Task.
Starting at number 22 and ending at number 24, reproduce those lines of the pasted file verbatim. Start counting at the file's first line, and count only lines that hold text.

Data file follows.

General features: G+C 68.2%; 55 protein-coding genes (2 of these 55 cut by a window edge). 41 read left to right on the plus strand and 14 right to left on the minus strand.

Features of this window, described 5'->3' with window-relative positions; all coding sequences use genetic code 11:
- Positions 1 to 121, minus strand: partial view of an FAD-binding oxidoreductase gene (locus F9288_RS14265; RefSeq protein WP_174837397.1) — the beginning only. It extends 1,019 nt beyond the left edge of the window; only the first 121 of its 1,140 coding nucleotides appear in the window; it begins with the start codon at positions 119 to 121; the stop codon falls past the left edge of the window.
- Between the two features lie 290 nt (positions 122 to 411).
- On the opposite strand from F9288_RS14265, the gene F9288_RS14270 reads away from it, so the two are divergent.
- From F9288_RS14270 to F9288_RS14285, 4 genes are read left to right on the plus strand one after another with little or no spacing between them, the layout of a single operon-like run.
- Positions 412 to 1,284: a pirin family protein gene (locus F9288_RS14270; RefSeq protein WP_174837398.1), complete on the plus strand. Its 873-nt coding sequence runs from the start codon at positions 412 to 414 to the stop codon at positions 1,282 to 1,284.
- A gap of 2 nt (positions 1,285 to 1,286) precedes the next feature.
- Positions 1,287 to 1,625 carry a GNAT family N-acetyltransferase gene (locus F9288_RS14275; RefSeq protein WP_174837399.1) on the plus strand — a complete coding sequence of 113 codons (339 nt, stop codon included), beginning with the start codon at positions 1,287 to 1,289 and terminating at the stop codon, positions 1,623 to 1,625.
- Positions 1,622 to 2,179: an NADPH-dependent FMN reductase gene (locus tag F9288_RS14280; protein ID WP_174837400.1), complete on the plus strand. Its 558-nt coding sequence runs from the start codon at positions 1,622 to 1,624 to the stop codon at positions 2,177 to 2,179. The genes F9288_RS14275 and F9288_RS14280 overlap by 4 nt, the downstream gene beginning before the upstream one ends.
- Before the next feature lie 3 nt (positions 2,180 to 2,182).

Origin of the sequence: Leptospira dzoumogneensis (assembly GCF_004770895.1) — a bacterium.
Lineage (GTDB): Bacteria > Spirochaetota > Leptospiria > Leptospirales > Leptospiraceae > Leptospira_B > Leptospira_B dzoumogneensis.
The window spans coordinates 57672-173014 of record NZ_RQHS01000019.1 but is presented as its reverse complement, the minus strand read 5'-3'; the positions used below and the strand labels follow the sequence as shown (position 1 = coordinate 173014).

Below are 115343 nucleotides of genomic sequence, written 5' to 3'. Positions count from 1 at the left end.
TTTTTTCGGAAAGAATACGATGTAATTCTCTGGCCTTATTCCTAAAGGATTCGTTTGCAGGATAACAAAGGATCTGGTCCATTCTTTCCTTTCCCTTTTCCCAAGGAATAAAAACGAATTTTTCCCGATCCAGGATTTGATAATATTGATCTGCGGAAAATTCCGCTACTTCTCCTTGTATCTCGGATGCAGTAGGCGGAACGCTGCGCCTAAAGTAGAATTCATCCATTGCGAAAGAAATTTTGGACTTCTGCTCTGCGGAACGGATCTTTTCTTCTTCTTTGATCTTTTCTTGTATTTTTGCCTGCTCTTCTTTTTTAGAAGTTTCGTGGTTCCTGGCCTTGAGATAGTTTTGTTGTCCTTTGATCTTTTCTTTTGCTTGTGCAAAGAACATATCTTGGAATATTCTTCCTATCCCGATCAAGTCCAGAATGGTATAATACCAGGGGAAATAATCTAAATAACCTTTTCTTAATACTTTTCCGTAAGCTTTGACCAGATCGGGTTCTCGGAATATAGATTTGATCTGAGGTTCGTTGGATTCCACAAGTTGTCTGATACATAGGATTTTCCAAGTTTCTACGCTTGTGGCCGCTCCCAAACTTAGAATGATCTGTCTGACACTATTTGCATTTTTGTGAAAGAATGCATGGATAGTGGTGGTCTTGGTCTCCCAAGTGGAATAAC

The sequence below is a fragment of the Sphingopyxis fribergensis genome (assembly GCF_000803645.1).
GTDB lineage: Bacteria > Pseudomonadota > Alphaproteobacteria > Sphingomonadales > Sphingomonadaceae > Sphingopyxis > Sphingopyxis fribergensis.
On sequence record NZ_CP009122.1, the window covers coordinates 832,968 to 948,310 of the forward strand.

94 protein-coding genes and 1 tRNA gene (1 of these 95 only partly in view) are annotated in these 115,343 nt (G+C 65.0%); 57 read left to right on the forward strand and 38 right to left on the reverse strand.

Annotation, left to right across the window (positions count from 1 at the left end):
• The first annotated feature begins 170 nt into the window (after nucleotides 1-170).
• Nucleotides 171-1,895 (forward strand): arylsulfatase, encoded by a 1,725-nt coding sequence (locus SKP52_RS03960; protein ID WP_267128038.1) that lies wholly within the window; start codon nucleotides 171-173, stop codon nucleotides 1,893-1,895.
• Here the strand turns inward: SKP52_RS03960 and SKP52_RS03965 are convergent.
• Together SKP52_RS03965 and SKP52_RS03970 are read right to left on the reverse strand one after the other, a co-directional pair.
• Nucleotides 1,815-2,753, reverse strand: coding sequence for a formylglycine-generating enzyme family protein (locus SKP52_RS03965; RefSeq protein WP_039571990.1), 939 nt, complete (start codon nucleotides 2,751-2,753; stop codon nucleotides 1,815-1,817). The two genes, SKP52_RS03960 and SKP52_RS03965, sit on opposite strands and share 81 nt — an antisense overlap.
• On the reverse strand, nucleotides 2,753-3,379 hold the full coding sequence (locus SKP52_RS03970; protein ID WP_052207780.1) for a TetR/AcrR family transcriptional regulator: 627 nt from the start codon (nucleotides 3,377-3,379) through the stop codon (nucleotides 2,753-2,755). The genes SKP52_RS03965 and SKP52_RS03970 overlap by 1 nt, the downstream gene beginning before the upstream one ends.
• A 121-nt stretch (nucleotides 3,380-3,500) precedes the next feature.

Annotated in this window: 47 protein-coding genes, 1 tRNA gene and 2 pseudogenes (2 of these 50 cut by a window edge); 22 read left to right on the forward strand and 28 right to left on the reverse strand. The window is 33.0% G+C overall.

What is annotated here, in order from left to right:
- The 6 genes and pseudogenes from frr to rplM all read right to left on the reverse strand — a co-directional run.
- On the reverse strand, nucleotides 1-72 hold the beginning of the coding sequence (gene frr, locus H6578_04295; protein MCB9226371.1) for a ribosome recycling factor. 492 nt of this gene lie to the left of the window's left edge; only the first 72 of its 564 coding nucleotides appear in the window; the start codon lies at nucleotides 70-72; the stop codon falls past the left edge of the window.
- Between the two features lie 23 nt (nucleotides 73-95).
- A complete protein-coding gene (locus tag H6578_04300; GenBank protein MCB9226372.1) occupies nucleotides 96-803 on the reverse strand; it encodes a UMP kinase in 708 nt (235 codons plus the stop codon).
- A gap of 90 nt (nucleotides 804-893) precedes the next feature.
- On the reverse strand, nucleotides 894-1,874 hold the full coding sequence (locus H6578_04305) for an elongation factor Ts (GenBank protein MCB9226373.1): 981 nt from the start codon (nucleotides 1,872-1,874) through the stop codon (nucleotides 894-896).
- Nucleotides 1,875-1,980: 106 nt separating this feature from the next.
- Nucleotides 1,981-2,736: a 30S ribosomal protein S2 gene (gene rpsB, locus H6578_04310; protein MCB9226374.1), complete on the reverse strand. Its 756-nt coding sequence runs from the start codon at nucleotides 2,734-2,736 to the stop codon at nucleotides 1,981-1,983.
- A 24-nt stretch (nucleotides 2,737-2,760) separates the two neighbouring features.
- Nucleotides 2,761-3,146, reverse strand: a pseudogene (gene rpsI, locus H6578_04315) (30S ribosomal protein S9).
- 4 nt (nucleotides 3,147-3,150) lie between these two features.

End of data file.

• The first annotated feature begins 170 nt into the window (after nucleotides 1-170).
• Nucleotides 171-1,895 (forward strand): arylsulfatase, encoded by a 1,725-nt coding sequence (locus SKP52_RS03960; protein ID WP_267128038.1) that lies wholly within the window; start codon nucleotides 171-173, stop codon nucleotides 1,893-1,895.
• Here the strand turns inward: SKP52_RS03960 and SKP52_RS03965 are convergent.